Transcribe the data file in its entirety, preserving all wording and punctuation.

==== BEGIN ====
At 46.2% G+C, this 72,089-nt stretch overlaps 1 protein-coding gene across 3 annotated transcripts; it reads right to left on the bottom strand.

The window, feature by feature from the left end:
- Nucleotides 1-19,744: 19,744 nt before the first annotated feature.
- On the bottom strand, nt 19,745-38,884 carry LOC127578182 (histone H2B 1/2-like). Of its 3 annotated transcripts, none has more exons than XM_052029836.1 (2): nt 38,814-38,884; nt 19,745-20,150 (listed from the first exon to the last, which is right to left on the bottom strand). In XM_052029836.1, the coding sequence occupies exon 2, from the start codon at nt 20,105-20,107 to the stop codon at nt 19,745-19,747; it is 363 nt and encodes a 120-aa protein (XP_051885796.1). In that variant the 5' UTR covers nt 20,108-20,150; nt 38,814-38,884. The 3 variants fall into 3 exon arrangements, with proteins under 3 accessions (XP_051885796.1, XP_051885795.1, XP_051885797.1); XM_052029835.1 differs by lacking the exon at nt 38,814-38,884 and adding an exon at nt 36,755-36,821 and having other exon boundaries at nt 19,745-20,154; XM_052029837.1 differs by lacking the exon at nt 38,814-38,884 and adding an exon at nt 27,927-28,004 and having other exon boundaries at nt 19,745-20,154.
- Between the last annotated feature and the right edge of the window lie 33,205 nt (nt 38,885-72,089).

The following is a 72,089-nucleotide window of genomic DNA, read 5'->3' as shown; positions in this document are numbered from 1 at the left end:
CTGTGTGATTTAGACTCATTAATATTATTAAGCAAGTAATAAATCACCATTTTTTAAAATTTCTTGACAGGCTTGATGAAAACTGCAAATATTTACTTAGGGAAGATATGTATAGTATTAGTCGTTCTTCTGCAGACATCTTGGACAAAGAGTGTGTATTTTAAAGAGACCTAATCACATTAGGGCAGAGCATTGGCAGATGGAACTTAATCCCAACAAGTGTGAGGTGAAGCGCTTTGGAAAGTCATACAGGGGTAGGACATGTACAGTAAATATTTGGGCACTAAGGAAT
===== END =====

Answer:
At 46.2% G+C, this 72,089-nt stretch overlaps 1 protein-coding gene across 3 annotated transcripts; it reads right to left on the bottom strand.

The window, feature by feature from the left end:
- Nucleotides 1-19,744: 19,744 nt before the first annotated feature.
- On the bottom strand, nt 19,745-38,884 carry LOC127578182 (histone H2B 1/2-like). Of its 3 annotated transcripts, none has more exons than XM_052029836.1 (2): nt 38,814-38,884; nt 19,745-20,150 (listed from the first exon to the last, which is right to left on the bottom strand). In XM_052029836.1, the coding sequence occupies exon 2, from the start codon at nt 20,105-20,107 to the stop codon at nt 19,745-19,747; it is 363 nt and encodes a 120-aa protein (XP_051885796.1). In that variant the 5' UTR covers nt 20,108-20,150; nt 38,814-38,884. The 3 variants fall into 3 exon arrangements, with proteins under 3 accessions (XP_051885796.1, XP_051885795.1, XP_051885797.1); XM_052029835.1 differs by lacking the exon at nt 38,814-38,884 and adding an exon at nt 36,755-36,821 and having other exon boundaries at nt 19,745-20,154; XM_052029837.1 differs by lacking the exon at nt 38,814-38,884 and adding an exon at nt 27,927-28,004 and having other exon boundaries at nt 19,745-20,154.
- Between the last annotated feature and the right edge of the window lie 33,205 nt (nt 38,885-72,089).

The following is a 72,089-nucleotide window of genomic DNA, read 5'->3' as shown; positions in this document are numbered from 1 at the left end:
CTGTGTGATTTAGACTCATTAATATTATTAAGCAAGTAATAAATCACCATTTTTTAAAATTTCTTGACAGGCTTGATGAAAACTGCAAATATTTACTTAGGGAAGATATGTATAGTATTAGTCGTTCTTCTGCAGACATCTTGGACAAAGAGTGTGTATTTTAAAGAGACCTAATCACATTAGGGCAGAGCATTGGCAGATGGAACTTAATCCCAACAAGTGTGAGGTGAAGCGCTTTGGAAAGTCATACAGGGGTAGGACATGTACAGTAAATATTTGGGCACTAAGGAAT